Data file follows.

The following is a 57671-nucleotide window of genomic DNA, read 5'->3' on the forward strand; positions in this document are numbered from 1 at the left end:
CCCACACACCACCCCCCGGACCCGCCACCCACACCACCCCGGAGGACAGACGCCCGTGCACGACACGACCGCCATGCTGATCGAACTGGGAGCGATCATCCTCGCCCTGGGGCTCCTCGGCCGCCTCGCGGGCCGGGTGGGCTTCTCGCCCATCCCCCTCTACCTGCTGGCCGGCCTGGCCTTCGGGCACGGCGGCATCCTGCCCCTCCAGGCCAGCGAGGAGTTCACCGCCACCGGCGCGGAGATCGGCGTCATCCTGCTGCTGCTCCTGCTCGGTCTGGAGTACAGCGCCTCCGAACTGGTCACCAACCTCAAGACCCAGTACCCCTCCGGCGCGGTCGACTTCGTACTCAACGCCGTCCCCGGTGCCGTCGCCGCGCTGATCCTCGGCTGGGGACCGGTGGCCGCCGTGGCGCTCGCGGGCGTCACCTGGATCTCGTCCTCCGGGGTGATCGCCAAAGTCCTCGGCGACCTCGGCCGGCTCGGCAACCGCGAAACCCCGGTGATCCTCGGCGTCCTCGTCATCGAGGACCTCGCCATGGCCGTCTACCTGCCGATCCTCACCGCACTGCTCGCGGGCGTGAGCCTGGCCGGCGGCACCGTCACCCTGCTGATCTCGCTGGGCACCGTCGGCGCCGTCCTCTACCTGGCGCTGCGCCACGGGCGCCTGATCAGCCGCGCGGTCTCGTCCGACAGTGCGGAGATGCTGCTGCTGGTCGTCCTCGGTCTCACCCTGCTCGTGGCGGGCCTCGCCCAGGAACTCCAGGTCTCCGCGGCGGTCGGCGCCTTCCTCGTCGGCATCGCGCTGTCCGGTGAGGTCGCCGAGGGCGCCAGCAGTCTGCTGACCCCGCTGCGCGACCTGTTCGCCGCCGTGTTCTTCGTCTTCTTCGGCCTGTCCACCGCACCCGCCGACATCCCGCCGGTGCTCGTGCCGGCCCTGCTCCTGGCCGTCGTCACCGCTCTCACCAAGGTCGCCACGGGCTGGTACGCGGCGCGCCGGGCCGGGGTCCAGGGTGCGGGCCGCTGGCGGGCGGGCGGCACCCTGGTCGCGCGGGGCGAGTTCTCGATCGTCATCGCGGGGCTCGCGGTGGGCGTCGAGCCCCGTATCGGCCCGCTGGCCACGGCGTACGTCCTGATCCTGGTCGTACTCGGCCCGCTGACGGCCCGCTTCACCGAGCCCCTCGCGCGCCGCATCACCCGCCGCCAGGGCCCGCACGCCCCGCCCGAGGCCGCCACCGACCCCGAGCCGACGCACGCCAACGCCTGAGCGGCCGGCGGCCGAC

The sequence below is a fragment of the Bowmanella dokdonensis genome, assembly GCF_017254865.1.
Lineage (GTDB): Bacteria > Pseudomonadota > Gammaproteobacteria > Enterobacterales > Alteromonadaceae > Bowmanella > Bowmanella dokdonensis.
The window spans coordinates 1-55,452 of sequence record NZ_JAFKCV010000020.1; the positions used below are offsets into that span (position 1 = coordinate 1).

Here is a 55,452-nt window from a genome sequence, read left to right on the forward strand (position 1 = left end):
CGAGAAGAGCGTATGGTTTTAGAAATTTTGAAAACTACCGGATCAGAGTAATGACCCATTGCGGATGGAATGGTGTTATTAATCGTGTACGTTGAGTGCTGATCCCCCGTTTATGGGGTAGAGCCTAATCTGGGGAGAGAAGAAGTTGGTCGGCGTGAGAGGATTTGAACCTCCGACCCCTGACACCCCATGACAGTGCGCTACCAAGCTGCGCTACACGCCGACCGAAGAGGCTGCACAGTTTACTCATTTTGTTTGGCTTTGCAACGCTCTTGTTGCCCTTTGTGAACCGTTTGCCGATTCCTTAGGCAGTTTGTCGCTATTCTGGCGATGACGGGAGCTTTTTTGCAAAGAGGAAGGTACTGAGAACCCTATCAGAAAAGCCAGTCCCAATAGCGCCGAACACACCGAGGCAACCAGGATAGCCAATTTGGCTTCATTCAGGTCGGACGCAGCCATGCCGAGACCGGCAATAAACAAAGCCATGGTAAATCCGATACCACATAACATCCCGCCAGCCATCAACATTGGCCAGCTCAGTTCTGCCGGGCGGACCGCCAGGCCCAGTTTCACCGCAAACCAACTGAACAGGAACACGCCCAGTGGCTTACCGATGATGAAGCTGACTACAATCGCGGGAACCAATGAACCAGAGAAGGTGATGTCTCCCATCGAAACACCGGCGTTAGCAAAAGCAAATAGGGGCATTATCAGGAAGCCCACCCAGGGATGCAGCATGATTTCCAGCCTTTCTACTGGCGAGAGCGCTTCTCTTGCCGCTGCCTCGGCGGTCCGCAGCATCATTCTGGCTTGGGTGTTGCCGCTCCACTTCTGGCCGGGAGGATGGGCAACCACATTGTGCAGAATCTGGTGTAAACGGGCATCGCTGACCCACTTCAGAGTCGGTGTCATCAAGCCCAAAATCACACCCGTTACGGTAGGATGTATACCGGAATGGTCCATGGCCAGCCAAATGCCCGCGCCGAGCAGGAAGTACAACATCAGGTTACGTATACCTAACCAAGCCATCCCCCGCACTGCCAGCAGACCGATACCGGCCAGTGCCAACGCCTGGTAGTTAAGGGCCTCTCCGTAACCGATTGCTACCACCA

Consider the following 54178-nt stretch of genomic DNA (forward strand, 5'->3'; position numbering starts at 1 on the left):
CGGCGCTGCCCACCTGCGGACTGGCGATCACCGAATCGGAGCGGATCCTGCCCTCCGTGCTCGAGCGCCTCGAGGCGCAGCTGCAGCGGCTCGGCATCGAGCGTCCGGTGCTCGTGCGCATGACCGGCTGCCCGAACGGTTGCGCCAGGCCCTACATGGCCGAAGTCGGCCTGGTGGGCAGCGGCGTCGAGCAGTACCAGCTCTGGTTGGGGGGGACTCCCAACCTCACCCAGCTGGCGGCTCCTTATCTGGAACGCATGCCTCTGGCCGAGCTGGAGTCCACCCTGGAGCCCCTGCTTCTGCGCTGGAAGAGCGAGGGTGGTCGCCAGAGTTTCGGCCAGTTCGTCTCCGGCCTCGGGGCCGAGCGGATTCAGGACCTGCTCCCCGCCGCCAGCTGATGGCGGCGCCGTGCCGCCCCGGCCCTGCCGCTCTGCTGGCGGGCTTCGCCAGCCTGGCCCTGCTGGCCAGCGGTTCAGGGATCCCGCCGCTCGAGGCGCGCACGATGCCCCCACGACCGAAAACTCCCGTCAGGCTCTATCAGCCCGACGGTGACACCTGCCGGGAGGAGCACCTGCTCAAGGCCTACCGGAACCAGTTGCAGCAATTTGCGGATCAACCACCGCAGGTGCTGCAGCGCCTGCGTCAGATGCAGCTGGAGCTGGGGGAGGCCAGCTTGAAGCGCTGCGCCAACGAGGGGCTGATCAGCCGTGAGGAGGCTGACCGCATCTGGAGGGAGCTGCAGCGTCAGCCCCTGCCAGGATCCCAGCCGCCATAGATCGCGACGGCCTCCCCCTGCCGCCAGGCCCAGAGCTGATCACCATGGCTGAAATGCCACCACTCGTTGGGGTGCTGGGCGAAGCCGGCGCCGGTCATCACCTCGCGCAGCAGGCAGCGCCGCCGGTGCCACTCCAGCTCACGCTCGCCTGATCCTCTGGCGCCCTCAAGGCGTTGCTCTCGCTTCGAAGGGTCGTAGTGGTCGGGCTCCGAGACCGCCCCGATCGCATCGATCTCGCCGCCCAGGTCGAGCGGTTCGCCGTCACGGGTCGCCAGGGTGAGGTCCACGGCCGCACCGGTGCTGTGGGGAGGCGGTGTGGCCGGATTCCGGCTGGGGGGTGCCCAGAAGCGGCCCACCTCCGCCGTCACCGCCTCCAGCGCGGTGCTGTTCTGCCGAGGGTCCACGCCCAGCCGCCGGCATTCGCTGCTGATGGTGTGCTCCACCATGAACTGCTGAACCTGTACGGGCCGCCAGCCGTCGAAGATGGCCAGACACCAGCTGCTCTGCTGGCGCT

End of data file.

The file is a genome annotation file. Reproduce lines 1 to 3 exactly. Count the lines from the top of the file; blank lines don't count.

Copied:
The following is a 57671-nucleotide window of genomic DNA, read 5'->3' on the forward strand; positions in this document are numbered from 1 at the left end:
CCCACACACCACCCCCCGGACCCGCCACCCACACCACCCCGGAGGACAGACGCCCGTGCACGACACGACCGCCATGCTGATCGAACTGGGAGCGATCATCCTCGCCCTGGGGCTCCTCGGCCGCCTCGCGGGCCGGGTGGGCTTCTCGCCCATCCCCCTCTACCTGCTGGCCGGCCTGGCCTTCGGGCACGGCGGCATCCTGCCCCTCCAGGCCAGCGAGGAGTTCACCGCCACCGGCGCGGAGATCGGCGTCATCCTGCTGCTGCTCCTGCTCGGTCTGGAGTACAGCGCCTCCGAACTGGTCACCAACCTCAAGACCCAGTACCCCTCCGGCGCGGTCGACTTCGTACTCAACGCCGTCCCCGGTGCCGTCGCCGCGCTGATCCTCGGCTGGGGACCGGTGGCCGCCGTGGCGCTCGCGGGCGTCACCTGGATCTCGTCCTCCGGGGTGATCGCCAAAGTCCTCGGCGACCTCGGCCGGCTCGGCAACCGCGAAACCCCGGTGATCCTCGGCGTCCTCGTCATCGAGGACCTCGCCATGGCCGTCTACCTGCCGATCCTCACCGCACTGCTCGCGGGCGTGAGCCTGGCCGGCGGCACCGTCACCCTGCTGATCTCGCTGGGCACCGTCGGCGCCGTCCTCTACCTGGCGCTGCGCCACGGGCGCCTGATCAGCCGCGCGGTCTCGTCCGACAGTGCGGAGATGCTGCTGCTGGTCGTCCTCGGTCTCACCCTGCTCGTGGCGGGCCTCGCCCAGGAACTCCAGGTCTCCGCGGCGGTCGGCGCCTTCCTCGTCGGCATCGCGCTGTCCGGTGAGGTCGCCGAGGGCGCCAGCAGTCTGCTGACCCCGCTGCGCGACCTGTTCGCCGCCGTGTTCTTCGTCTTCTTCGGCCTGTCCACCGCACCCGCCGACATCCCGCCGGTGCTCGTGCCGGCCCTGCTCCTGGCCGTCGTCACCGCTCTCACCAAGGTCGCCACGGGCTGGTACGCGGCGCGCCGGGCCGGGGTCCAGGGTGCGGGCCGCTGGCGGGCGGGCGGCACCCTGGTCGCGCGGGGCGAGTTCTCGATCGTCATCGCGGGGCTCGCGGTGGGCGTCGAGCCCCGTATCGGCCCGCTGGCCACGGCGTACGTCCTGATCCTGGTCGTACTCGGCCCGCTGACGGCCCGCTTCACCGAGCCCCTCGCGCGCCGCATCACCCGCCGCCAGGGCCCGCACGCCCCGCCCGAGGCCGCCACCGACCCCGAGCCGACGCACGCCAACGCCTGAGCGGCCGGCGGCCGAC

The sequence below is a fragment of the Bowmanella dokdonensis genome, assembly GCF_017254865.1.